by certain members of our group,
however, we may have to withdraw
this claim any moment.
Some of the boys are bleeding
pretty badly about their schedules
down here. Seems that ASTP is
a little different from loafing
around through college. Not a word
was said about the chow by any
of the Camp Hood fellows, though.
They ate like it was their first
square meal in months, as it was,
by the way.
Well, it’s just about time for old
man basketball to come out again.
In this company, Joe Heffeman is
already organizing a couple of
teams, and he asked me to print
an invitation to any other company
to play. Joe can be found in 108,
Dorm 7, and anyone interested
please contact him there.
A. & M. has left its mark on the
seventh in more ways than one;
the cadet C. O. is a former Aggie,
as well as the acting second pla
toon leader. By some strange coin
cidence the same two fellows were
also acting platoon sergeants dur
ing basic training.
Here must end our first contri
bution to the Battalion. Not because
of personal desire, however, but
due to the call of Messrs, anion and
cation, two elusive gents who al
ways end up wrong no matter
how hard the trainee attempts
equations, or otherwise beats his
brains out with his Brinkly.
Until next time, then, we’ll say
“30 for today.”
Believed That School WiU
Recess For Thanksgiving
While official confirmation has
not as yet come through it is be
lieved in informed circles that Tex
as A. & M. College will recess for
the Thanksgiving Day Holiday. At
the same time Lt. Wm. Williams,
Adjutant and Lt. Pickett, Special
Service Officer have made arrange
ments for ASTP Traineess to wit
ness the game.
This will be the fourth Aggie
game that local GI’s have attended
and all indications point toward
a humdinger- The Kiddie Korps
Kadets have come a long way
since they “beat the h— out of
Bryan field,” last September and
they will go into the Texas U fray
with a record of seven wins and
one tie. They will go into the game
also with the knowledge that the
twelfth man is still up there in the
stands cheering them on.
We wish you the best Aggies and
while we will be in the stands be
side you we will probably be cheer
ing the Texas U it is Army
tradition to cheer the underdogs,
but never think we would be so
silly as to bet on them.
First Company Splits
As part of the reorganization of
the Specialized Training Unit of
the campus, all men who were ta
king the refresher course last term
have been transferred to the Third
Company- Their places will be ta
ken by new men sent to us from
various STARS and AST units
over the country. All these men
will be in the fifth, sixth or seventh
term of training.
This means that we are still the
“senior company” of the Engineers
on the campus. Let’s keep that
meaning as much as it did last
Large Turnout At
1st Press Meeting
Response Indicates Good
Coverage For Trainees
Well pleased with the large turn
out of prospective ASTU scribes,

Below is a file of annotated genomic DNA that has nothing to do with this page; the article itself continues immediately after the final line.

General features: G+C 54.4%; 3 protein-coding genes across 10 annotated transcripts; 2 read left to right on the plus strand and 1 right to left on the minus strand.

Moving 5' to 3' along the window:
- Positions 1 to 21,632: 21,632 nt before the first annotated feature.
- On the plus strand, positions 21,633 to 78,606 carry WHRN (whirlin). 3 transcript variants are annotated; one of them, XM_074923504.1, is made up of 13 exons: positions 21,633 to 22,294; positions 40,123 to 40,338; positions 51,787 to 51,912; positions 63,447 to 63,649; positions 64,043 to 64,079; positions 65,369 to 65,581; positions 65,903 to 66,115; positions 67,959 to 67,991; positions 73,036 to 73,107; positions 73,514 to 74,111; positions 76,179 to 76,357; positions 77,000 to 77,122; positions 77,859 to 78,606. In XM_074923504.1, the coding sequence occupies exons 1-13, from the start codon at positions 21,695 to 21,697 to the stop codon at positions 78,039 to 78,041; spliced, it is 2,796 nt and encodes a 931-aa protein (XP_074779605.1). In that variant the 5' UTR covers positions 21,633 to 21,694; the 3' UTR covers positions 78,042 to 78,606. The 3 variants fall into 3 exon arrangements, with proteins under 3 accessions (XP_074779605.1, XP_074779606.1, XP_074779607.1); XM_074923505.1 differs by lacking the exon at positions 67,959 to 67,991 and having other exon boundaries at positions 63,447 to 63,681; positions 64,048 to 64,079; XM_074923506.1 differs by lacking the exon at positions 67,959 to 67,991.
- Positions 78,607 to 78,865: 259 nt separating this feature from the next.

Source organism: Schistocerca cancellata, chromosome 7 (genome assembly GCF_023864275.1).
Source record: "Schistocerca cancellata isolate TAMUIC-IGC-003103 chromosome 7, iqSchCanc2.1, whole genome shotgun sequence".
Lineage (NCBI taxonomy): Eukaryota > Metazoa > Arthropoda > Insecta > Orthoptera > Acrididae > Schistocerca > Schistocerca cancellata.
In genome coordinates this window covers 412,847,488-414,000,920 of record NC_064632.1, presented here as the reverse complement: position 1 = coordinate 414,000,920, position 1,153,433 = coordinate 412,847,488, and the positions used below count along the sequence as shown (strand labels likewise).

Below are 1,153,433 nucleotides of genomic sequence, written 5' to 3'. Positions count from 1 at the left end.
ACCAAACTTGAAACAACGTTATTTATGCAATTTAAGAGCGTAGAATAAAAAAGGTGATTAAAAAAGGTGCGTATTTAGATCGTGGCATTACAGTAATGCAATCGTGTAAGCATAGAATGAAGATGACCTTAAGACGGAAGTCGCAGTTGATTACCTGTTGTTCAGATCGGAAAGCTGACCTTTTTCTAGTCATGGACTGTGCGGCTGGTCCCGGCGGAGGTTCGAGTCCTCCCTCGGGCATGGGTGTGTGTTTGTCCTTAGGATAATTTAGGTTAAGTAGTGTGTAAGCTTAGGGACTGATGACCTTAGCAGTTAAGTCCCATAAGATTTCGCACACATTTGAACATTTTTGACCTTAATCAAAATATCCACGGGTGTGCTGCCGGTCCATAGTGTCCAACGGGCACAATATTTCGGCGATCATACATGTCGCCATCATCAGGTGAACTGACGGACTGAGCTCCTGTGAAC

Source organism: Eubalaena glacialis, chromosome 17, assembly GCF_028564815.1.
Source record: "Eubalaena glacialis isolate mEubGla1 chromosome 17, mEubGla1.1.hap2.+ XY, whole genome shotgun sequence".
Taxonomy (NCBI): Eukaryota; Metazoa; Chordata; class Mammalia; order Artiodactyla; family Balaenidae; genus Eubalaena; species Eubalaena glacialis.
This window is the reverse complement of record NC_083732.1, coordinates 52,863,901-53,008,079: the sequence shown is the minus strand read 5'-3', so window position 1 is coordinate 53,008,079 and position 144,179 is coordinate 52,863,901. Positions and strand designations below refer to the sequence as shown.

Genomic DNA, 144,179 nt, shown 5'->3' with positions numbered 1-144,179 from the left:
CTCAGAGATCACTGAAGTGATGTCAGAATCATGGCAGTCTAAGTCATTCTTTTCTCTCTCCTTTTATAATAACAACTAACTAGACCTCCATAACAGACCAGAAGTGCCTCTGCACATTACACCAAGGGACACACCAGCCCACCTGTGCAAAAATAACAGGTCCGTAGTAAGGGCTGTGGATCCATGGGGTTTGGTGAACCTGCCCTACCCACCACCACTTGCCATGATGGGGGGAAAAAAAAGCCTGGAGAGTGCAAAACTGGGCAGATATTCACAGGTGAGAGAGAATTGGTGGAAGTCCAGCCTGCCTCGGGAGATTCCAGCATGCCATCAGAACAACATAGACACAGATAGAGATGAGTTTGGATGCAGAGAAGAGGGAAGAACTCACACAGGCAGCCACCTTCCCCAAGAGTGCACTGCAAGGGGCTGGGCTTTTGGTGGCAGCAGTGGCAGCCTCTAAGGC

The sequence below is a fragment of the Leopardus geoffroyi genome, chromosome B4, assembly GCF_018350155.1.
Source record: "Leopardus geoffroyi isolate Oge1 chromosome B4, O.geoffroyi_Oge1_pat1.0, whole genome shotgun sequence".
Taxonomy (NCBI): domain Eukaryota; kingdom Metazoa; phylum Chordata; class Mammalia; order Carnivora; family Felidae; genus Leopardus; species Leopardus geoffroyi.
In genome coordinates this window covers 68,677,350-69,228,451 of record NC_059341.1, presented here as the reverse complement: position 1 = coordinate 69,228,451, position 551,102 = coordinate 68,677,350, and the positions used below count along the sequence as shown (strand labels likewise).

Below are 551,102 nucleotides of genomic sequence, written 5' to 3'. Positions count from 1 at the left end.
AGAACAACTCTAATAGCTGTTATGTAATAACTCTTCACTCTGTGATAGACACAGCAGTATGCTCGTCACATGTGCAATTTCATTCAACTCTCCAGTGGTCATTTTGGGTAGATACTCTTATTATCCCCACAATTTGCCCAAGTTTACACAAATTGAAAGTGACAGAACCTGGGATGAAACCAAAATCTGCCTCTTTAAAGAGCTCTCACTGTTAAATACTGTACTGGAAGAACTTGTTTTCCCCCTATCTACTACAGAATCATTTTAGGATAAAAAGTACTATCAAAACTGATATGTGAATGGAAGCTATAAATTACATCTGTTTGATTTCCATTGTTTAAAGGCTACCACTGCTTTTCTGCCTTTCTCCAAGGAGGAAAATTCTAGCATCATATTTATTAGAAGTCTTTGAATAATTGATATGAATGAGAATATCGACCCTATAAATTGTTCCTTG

Press Club Representative, Sgt.
Marvin Kaff, predicts a wide and
thorough coverage of the various
activities engaged in by local G.I.’s.
In all more than twenty em
bryo editors attended from seven
companies and it is believed that
others will be coming in from the
remaining four companies.
Kessel’s Latest
Many ASTU Trainees stationed
at A. & M. will recall Harry Kes-
sel who spent months in dorm
three with the STAR unit. After
much to do Harry was finally sent
to Lehigh University where he is
now studying Engineering. The
Army has not dimmed his creative
urge and we are in receipt of two
of his latest compositions: The
first is sung to the tune of “Trip
It’s a short way back to the Army,
It’s a short way to go.
It’s a short way back to the Army
and the Miseries we all know,
Goodbye, Christmas Season,
Farewell, Guion Hall.
It’s a short way back to the Army
If we don’t get on the ball.
Kessel 2nd offering sung to the
“Marine Hymn” cadence is worthy
of being the official ASTP En-
From the nation’s sunny south
Up to Lehigh’s hallowed hills,
Came a thousand G.I. College boys
While the army foots the bills.
We will fight for right and free
Not with rifle, shot or shell,
No, we’ll take our trusty slide
And go out and give them hell!
We have men from every outfit,
Infantry and the TD’s
But the best of us there is no
Are those children from the AST’s
Not a regulation Army Corps
We’re still soldiers tried and true
If the nation ever needs our
She will find we can come through
Just An M.E.
The turnout Thursday evening
for our meeting of prospective Bat
talion scribes was indeed gratify
ing. Almost all of the companies
were represented, some by as
many as three men, and each of
the attendants, even “Buddy Joe
B.”, looked interested and capable.
Perhaps it will not be long now
before you all get the opportunity
to read a few good articles and col
umns, rather than the trash Brad
and yours truly have blown and
thrown together for the last seven
months. Even “Botts”, you must
remember that character of jive
and his really intrepid style, has
promised to again contribute to
our section of the Batt every now
and then. All in all, things seem to
be looking up on that count.
But according to one of our
leading generals, a soldier who does
not gripe, is not a good one at all,
so yours truly, an ideal thirty-year
man on that basis, is at it again.
A recent announcement makes us
Kaff informed the group that ^ back from br e a kfast to get
the Battalion serves both the A. &